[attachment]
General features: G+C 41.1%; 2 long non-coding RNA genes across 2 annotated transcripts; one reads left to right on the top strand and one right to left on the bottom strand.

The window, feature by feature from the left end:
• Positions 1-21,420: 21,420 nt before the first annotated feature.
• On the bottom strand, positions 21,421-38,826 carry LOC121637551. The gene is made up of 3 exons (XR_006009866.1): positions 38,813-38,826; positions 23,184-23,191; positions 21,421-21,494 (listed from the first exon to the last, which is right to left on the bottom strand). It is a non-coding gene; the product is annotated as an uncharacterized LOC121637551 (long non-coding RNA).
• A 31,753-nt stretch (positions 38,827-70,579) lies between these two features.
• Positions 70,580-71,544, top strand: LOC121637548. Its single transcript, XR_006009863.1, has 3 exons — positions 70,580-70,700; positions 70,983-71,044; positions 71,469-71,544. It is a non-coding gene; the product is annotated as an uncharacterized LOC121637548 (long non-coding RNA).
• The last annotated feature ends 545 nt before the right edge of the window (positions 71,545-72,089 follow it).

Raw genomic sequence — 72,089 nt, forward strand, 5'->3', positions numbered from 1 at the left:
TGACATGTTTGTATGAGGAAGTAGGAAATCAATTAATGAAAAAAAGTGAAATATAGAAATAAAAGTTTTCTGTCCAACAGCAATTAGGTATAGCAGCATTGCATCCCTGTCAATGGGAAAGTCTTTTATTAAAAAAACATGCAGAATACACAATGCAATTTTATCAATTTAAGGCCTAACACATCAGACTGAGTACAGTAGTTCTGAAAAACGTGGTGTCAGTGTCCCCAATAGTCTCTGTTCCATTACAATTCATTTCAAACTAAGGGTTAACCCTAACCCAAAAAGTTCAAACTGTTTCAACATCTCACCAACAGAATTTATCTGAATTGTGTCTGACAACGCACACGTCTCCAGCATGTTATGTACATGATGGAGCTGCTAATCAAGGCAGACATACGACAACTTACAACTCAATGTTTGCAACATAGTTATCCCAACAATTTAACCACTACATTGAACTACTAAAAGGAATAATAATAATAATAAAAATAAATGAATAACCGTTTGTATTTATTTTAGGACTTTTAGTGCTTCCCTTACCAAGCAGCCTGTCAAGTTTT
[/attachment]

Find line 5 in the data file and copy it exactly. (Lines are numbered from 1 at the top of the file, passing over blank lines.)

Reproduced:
• A 31,753-nt stretch (positions 38,827-70,579) lies between these two features.